Bloc Party interview
As Bloc Party release their comeback album, 'Four', Jonny Ensall speaks to Kele Okereke
Bloc Party frontman Kele Okereke has been known to get creative with the truth. In 2011 he sold NME the line that he’d spotted the band’s three other members rehearsing while he was left out in the cold. He once got a story in the National Enquirer about Madonna being hauled out of his dressing room in a headlock, and new album, ‘Four’ features a recording of him convincing a label rep that African spiders hatched from eggs laid under a friend’s skin.
It’s easy to see why he doesn’t always like to be straightforward. Okereke’s life, lyrics and music have been pored over by the media since the release of Bloc Party’s noughties defining debut album, ‘Silent Alarm’ in 2005. On the phone he sounds cagey, and so polite you feel like he might be taking the piss. ‘There’s all sorts of drama going on in Bloc Party land right now,’ he states coolly from a hotel bedroom in LA. ‘But let me focus on the task at hand.’
The task at hand is explaining to the world why Bloc Party’s previously squabbling members have reconvened to make a fourth record – a roaring, animalistic one that takes a detour from the studio-crafted, indiedisco rhythms that made them famous. Its lyrics are angry, but at 11am in the morning Kele sounds only sleepy and mildly harassed.
‘Four’ is underpinned by a sense of unrest: were you trying to stir something?
‘I totally wasn’t trying to rabble rouse, or to make big statements. It was just about describing what I was going through, and what I was experiencing… I had literally no idea what I was going to be writing about until the day that I turned up in the studio and started doing the vocals. Now, looking back at the lyrics and looking back at the record, I can hear what it’s about.’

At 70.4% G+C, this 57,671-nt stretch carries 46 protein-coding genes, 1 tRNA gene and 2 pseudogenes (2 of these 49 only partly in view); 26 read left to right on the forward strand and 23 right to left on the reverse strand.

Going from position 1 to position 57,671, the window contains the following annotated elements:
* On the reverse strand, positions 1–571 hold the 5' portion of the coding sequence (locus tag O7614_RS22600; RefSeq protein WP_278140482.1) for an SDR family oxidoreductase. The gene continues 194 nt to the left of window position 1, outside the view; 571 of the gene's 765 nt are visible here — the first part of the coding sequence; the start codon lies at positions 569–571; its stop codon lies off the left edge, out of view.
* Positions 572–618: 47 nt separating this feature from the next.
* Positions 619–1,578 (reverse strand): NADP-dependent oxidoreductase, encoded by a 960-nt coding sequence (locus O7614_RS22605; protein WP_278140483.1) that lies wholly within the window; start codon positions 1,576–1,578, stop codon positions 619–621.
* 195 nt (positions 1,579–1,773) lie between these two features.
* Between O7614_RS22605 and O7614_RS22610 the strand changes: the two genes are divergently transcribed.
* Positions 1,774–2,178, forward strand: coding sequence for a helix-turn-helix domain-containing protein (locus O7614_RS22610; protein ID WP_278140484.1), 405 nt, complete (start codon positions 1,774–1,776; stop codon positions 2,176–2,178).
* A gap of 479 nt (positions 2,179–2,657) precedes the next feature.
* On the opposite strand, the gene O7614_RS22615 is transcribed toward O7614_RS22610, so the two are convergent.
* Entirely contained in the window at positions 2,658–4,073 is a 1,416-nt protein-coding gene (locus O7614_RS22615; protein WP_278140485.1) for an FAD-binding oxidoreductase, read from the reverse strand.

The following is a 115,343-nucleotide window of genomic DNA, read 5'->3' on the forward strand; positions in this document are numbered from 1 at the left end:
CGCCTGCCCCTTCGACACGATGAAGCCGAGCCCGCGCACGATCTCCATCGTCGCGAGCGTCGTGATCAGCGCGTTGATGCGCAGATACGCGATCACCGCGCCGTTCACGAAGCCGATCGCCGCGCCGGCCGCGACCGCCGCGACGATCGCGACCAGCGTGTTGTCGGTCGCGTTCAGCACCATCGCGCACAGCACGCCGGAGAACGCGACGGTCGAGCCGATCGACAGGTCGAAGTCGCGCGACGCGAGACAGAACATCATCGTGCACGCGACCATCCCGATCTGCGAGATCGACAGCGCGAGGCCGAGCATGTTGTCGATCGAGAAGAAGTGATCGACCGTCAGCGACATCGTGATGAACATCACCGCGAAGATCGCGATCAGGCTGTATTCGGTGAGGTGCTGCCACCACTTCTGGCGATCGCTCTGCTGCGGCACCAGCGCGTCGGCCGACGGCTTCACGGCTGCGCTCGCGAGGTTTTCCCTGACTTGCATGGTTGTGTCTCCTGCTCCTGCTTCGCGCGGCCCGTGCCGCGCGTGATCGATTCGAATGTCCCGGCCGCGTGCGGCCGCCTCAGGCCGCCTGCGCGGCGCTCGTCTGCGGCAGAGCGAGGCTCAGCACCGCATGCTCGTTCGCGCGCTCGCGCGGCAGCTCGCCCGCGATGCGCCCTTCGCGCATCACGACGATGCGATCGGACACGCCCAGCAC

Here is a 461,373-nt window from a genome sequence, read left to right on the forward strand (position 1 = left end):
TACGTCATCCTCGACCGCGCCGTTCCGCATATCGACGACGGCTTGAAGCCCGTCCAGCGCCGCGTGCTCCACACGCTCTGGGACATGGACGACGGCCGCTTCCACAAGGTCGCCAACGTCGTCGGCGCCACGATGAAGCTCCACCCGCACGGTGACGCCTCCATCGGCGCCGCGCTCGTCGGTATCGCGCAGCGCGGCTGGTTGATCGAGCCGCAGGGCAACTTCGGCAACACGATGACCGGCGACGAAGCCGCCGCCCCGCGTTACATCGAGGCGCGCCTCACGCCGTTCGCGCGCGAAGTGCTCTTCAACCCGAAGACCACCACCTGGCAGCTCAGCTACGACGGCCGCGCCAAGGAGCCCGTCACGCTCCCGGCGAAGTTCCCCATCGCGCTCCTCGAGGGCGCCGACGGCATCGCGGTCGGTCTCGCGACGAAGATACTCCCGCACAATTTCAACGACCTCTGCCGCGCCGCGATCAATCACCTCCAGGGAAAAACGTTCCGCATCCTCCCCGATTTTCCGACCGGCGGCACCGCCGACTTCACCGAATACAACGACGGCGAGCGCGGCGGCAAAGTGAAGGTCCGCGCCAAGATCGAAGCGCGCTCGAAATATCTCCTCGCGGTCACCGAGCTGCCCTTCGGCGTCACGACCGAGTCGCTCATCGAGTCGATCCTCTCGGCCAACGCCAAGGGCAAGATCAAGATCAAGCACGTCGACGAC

Which is what?
‘To me it sounds like someone losing their mind. There is a lot of anger, a lot of aggression, a lot of confusion and a lot of darkness – I think it’s probably the darkest set of lyrics that I’ve ever written. Which is quite surprising for me because at the time I was in a peaceful place. I was very isolated, living in New York, trying to finish a book I’d started writing… I think the aggression and the anger comes from the residual stuff I was picking up from the people I was meeting. ‘It can be quite a brutal place, New York. Because of the speed of the city, everyone is so obsessed with moving forward… I really felt while I was there that sometimes you have to walk around completely deadened on the inside and outside just to survive.’
How does London make you feel?
‘It’s different in London because I’ve lived there all my life. So I know where to go and where not to go. I know who to speak to and who not to speak to … I know whose hand not to shake.’
What was the initial reunion with the rest of the band like?
‘It was in two stages. We met at the end of 2010, after saying we needed to take a year out in 2009 –which wasn’t really a good year for our interpersonal relationships. We didn’t really have any contact in that year, so the first meeting was slightly nerve-wracking. I don’t think anyone really knew what was going to happen. After an initial hour of uncomfortableness we talked about our grievances, we talked about the past, we talked about how – if we were going to move forward –we needed to do it. ‘It felt very easy when we were [recording] together. Of all of our problems, making music has never been one of them.’
Your new song ‘Valis’ references sci-fi writer Philip K Dick. Do you share any aspects of his outlook?
‘From what I know of Philip K Dick he really believed that he was communing with other worlds and realities. But I’ve never had any of those sorts of experiences. What I will say is that doing what I do as a musician and a performer you definitely feel that you’re a conduit for unspoken and invisible energies – you’re a conductor of something that can’t be seen.’
Does it surprise you that indie clubs up and down the country are still playing some of your earliest singles – like ‘Banquet’ and ‘Helicopter’ – every weekend?
‘That’s to be expected, because there hasn’t been a new wave of guitar music that’s come around that’s excited people. I think there will be, but we just can’t imagine it now. I remember vividly how it felt in the late ’90s when every guitar band sounded like Travis and every other song on the radio was Puff Daddy sampling some ’80s hit. It felt like it was a dire time. But then who knew that The Strokes were going to be around the corner? And that changed everything. There are always going to be kids wanting to express themselves. So, I’m optimistic about the future of music in this country.
‘That was a good interview… I didn’t lie once!’